If an employer dismisses a pregnant employee for gross misconduct must it still pay them maternity pay?

Whether or not an employer must still pay an employee maternity pay if it dismisses them for gross misconduct depends on the timing of the dismissal. A pregnant employee will be entitled to be paid statutory maternity pay for 39 weeks provided that three conditions are met. The employee must have a minimum of 26 weeks' continuous service as at the end of the 15th week before the week the baby is due, which is known as the "qualifying week"; their average weekly earnings must be equal to or greater than the lower earnings limit for national insurance contributions in force at the time; and they must still be employed by the employer during the qualifying week, ie must not have been dismissed before the beginning of that week. A week for these purposes commences on a Sunday and ends on a Saturday.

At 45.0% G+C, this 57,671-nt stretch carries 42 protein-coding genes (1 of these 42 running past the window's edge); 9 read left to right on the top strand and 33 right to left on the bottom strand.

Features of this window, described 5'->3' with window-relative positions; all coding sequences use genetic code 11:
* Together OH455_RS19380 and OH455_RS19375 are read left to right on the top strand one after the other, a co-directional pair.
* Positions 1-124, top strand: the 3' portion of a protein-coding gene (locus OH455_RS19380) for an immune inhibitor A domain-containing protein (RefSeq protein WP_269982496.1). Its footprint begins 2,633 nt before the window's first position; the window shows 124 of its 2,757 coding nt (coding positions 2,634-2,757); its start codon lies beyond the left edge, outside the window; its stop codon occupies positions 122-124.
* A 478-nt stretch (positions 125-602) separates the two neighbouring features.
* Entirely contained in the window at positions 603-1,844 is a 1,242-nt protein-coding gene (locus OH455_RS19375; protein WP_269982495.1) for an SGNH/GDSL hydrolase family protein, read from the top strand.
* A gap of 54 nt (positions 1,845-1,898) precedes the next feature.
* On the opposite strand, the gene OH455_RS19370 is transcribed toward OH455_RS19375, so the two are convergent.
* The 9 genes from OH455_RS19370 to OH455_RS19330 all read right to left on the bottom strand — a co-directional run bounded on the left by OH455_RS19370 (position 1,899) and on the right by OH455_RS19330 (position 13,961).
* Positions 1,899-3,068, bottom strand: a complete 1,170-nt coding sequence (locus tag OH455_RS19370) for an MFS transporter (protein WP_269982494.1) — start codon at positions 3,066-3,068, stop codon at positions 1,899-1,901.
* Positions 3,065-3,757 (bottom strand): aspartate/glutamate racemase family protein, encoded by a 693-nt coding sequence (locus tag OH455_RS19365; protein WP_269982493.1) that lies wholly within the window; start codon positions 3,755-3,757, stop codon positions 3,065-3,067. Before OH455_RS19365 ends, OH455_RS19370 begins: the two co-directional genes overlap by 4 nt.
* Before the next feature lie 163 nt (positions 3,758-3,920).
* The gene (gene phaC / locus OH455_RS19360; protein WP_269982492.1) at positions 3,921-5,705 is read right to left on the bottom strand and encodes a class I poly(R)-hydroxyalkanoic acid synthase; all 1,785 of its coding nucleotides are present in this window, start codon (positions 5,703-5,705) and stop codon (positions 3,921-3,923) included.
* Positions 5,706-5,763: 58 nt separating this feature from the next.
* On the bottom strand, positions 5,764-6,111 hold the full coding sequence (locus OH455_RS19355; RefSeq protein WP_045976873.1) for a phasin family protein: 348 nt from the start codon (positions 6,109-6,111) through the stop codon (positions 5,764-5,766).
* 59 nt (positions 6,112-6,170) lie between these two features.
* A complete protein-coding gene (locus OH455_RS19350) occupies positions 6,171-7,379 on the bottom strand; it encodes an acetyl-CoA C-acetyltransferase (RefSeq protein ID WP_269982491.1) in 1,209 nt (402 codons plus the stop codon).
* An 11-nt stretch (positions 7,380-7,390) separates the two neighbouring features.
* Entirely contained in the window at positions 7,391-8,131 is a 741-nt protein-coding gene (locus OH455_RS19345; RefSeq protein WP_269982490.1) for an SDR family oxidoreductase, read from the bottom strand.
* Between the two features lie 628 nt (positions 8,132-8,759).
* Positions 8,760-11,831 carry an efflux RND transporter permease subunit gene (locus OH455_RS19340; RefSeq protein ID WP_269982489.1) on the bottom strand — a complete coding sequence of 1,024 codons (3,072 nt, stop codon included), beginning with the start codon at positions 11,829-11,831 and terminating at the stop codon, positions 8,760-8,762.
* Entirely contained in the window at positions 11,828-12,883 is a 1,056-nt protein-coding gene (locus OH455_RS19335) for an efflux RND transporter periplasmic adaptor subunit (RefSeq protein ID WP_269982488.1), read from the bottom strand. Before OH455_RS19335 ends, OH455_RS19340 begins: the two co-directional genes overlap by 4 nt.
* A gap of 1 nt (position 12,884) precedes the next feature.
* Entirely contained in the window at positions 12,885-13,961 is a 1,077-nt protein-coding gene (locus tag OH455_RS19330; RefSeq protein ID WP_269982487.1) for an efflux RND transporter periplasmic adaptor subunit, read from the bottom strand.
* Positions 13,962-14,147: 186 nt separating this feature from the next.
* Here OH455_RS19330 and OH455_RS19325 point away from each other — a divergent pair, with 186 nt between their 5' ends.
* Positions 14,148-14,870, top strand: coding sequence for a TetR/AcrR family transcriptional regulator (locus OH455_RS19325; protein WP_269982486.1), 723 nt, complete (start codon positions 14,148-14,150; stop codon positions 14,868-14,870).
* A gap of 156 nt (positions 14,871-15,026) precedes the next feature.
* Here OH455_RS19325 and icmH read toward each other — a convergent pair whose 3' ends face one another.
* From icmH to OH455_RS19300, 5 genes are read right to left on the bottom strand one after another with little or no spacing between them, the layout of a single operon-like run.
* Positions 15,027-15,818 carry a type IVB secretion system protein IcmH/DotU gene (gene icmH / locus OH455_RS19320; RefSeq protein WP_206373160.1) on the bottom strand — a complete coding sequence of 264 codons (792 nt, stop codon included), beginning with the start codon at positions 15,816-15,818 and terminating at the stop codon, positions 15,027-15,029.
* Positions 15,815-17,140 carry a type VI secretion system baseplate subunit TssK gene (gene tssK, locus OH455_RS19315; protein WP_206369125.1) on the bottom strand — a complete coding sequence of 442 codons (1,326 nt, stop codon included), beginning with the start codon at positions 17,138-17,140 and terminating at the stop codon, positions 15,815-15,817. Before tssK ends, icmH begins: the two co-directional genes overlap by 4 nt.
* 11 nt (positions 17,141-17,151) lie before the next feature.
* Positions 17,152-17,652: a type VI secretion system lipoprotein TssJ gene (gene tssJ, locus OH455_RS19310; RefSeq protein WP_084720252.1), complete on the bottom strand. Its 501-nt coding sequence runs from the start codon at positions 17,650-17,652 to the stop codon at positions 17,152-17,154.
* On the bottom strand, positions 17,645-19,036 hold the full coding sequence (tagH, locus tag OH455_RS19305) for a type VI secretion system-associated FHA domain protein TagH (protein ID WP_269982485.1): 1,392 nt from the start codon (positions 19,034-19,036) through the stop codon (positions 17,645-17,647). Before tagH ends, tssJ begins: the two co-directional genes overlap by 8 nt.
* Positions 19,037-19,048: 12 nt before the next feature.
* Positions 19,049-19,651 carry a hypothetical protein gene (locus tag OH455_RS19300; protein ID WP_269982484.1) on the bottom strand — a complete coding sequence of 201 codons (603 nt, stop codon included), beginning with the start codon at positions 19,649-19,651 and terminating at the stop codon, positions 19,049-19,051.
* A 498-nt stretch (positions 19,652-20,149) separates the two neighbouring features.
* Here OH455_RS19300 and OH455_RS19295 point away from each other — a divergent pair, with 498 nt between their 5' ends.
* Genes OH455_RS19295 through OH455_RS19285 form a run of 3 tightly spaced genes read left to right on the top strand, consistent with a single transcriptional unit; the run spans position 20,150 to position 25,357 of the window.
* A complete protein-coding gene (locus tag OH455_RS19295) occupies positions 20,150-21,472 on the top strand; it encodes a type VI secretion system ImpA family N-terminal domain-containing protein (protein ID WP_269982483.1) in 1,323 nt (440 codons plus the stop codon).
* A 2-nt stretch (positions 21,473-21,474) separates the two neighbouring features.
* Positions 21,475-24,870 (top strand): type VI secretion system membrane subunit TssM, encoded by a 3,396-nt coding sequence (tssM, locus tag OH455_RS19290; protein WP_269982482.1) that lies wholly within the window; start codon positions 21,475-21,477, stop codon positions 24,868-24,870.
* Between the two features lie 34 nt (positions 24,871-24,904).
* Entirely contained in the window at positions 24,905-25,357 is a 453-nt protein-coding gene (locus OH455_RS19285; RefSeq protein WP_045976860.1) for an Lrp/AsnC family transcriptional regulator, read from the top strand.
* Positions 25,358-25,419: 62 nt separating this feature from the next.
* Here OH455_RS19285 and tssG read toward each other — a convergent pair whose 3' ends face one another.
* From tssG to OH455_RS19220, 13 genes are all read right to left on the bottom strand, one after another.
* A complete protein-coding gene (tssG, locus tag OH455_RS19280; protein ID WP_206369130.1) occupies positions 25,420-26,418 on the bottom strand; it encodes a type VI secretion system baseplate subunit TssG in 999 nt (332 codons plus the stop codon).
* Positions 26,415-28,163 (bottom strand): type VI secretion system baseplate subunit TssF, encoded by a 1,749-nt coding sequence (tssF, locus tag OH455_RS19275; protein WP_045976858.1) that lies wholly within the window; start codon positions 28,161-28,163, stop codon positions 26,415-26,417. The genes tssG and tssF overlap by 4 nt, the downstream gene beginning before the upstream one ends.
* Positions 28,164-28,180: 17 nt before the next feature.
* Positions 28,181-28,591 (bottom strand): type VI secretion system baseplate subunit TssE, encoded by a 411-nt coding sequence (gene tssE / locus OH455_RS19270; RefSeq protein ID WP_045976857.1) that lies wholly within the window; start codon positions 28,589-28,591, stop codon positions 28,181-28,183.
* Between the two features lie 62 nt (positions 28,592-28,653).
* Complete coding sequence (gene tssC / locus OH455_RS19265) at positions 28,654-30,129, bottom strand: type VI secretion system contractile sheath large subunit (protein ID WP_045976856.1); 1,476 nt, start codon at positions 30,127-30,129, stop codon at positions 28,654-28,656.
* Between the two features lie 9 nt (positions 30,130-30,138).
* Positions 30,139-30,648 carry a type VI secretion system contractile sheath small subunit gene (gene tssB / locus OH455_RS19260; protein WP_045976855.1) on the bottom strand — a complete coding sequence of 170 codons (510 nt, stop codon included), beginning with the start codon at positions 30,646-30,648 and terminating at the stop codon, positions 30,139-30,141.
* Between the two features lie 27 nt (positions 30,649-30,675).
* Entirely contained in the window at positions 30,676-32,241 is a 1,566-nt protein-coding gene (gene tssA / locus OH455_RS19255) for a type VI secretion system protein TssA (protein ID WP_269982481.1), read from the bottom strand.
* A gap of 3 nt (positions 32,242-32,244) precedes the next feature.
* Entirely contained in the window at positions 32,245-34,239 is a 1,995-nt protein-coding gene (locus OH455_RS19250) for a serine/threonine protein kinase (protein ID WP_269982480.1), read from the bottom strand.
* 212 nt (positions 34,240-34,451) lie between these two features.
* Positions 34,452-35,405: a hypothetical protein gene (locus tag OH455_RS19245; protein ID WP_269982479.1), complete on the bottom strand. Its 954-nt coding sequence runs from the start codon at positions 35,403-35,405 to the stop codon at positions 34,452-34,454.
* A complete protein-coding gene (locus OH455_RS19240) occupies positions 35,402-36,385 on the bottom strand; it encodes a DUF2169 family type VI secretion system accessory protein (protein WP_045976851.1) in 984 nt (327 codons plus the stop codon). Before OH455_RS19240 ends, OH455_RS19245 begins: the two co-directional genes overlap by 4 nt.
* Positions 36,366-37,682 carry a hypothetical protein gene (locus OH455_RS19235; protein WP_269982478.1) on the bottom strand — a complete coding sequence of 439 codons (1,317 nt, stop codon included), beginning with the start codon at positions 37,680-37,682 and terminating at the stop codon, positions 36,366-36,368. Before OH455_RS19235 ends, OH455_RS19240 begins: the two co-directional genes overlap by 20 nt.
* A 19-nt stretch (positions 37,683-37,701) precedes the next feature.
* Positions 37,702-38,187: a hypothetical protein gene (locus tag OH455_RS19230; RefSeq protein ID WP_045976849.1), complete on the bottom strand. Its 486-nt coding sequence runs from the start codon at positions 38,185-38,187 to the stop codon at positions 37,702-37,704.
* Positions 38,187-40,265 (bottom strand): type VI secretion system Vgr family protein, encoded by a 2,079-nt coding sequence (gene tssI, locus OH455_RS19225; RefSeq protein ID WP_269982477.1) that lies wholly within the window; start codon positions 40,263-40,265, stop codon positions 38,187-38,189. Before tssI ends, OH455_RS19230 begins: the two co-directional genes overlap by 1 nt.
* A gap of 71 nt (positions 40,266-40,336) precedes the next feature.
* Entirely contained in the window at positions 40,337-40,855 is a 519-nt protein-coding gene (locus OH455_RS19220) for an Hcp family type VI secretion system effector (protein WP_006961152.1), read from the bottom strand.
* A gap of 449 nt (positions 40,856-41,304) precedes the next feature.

If, therefore, the employee's employment has terminated before the Sunday that marks the beginning of the qualifying week, they will not be entitled to statutory maternity pay. In contrast, a dismissal that is effective at any time during or after the qualifying week will have no effect on their right to statutory maternity pay. This is the case irrespective of the reason for the dismissal. The relevant criterion is that the employee is still employed at some point during the qualifying week.

The above relates to statutory maternity pay. Where an employer grants enhanced maternity pay it is open to it to devise and implement its own rules regarding conditions for payment of the element of maternity pay that exceeds the amount of statutory maternity pay to which the employee is entitled. It would therefore be possible to have a policy that stated that employees dismissed for defined reasons, including gross misconduct, prior to or during maternity leave would forfeit the right to any enhanced maternity pay. Such a policy should, of course, be communicated very clearly at the outset.